Sept. 3, 2000, Reyes to Marulanda. Mentions a Sept. 18 meeting with the Costa Rican government, civil society, nongovernmental organizations. States Augusto Ramírez, Colombian foreign minister under then-President Andrés Pastrana, is the organizer.

March 1, 2001, Reyes to Andrés Paris. States they need to restore their previous relations here. Mentions the Mora family, who are related to Costa Rican legislator José Merino. States, “Don’t forget to look for (former president) Rodrigo Carazo, whom you can get in touch with through Merino.”

April 4, 2001, Marín to Granda and Reyes. States the professor (Alvaro Leyva) called, saying the then-Public Security Minister (Rogelio Ramos) asked to look for Granda to confirm that the government accepts FARC presence and residence in Costa Rica.

April 15, 2001, Granda to Reyes and Marín. Discusses trying to install a transmitter here and establish some kind of a visa-processing business.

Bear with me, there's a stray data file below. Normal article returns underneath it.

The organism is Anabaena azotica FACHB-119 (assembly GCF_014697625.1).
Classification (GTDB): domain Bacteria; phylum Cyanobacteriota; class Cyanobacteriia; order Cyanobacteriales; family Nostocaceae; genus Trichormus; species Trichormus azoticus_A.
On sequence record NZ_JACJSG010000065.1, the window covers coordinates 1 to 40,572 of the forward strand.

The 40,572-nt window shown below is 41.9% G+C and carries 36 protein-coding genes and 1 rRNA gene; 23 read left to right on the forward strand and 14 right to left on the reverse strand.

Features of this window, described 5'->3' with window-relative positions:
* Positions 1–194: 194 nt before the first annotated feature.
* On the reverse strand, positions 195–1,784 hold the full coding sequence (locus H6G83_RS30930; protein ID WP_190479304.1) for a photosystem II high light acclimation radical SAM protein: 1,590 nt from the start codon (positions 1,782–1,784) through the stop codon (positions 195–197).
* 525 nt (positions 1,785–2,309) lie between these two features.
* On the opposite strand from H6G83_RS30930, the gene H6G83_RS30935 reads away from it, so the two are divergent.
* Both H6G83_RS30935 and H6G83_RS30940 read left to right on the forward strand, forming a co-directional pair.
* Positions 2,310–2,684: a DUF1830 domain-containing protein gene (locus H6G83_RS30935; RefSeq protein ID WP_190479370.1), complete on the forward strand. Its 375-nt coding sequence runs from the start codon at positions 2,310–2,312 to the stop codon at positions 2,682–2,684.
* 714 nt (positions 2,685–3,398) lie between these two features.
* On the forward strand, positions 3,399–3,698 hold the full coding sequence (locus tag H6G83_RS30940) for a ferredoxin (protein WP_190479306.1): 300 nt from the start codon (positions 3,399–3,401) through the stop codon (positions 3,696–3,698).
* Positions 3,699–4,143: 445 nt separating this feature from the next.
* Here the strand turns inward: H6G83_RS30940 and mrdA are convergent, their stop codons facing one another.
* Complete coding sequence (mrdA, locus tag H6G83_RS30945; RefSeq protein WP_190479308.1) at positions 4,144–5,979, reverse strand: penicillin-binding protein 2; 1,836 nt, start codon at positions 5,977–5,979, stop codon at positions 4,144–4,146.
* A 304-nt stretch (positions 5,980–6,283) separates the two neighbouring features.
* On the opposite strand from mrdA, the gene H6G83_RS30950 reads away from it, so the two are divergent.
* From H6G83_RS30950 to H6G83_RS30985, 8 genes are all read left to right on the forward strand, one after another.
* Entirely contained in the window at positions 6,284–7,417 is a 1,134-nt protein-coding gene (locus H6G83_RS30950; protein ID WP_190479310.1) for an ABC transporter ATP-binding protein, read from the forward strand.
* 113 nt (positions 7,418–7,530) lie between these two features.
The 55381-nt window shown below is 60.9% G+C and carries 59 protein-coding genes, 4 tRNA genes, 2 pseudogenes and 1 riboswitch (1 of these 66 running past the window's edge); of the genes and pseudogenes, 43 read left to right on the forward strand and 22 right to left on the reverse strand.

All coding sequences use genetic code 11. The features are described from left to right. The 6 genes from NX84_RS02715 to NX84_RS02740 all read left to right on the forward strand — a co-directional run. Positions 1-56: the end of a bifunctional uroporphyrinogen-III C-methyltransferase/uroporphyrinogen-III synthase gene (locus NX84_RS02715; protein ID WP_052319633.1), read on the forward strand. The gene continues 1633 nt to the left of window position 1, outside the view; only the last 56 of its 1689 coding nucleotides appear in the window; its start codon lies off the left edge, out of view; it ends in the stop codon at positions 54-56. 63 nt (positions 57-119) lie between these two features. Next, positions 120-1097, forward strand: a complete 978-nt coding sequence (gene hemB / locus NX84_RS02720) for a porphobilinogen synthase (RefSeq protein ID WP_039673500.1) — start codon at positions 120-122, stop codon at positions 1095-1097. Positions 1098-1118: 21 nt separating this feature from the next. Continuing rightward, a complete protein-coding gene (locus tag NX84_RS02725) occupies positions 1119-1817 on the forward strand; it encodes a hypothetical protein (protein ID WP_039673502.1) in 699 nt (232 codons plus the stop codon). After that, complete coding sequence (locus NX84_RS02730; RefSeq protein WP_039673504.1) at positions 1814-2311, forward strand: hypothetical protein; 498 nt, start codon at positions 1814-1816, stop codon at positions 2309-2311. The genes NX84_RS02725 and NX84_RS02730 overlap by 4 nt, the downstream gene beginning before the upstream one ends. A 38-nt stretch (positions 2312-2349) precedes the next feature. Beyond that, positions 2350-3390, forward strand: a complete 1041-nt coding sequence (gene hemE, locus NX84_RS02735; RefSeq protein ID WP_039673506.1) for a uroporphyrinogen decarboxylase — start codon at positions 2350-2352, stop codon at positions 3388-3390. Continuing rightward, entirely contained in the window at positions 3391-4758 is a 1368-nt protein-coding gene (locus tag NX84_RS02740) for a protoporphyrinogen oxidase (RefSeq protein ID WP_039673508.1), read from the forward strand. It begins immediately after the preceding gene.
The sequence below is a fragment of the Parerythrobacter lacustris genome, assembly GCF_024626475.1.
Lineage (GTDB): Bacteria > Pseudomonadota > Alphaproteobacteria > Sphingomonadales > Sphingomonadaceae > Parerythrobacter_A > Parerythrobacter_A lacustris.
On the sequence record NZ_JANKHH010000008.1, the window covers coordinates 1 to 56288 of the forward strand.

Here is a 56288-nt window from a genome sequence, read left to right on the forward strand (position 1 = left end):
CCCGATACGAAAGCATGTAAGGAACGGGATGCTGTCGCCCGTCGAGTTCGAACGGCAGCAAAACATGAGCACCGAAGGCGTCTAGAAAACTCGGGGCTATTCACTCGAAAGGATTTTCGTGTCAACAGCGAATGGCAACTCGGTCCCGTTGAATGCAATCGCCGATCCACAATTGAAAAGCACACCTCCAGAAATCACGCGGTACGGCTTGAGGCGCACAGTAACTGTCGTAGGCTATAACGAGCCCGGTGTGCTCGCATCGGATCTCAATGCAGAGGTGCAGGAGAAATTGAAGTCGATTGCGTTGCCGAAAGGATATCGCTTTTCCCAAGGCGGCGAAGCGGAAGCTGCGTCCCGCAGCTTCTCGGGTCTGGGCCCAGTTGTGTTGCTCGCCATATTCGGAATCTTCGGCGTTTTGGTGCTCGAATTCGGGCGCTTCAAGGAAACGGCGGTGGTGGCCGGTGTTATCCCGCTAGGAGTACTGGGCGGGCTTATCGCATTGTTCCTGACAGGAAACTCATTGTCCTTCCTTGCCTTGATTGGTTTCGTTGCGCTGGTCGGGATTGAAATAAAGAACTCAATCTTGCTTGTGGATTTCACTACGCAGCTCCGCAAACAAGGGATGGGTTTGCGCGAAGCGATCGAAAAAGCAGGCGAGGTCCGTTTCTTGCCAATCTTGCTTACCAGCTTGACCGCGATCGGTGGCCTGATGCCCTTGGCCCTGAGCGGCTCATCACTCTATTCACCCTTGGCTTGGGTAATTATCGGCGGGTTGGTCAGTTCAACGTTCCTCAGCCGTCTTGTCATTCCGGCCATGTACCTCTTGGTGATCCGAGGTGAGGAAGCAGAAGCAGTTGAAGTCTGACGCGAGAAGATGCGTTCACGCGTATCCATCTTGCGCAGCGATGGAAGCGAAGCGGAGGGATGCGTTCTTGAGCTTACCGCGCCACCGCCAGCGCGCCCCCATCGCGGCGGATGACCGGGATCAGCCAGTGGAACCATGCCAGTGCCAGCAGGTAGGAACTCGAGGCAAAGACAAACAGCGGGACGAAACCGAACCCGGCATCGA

June 12, 2001, Hernán to Granda. Mentions conversation with Jorge Arguedas, of the Costa Rican Electricity Institute (ICE) union, and states Arguedas promised to help economically with the publication of FARC’s newspaper.

July 19, 2001, Marín to Granda. Talks about locating Granda here as a refugee. States, “Here is the house but remember it’s in your name and it could complicate the situation and make it easier to locate you.”

July 20, 2001, Marín to Granda and Reyes. States Marín and Granda realized they were being trailed by police in Costa Rica because the “Spaniard” told them he was interrogated by Colombian intelligence asking, “What’s going on, because there are two FARC in San José and they were with Leyva?”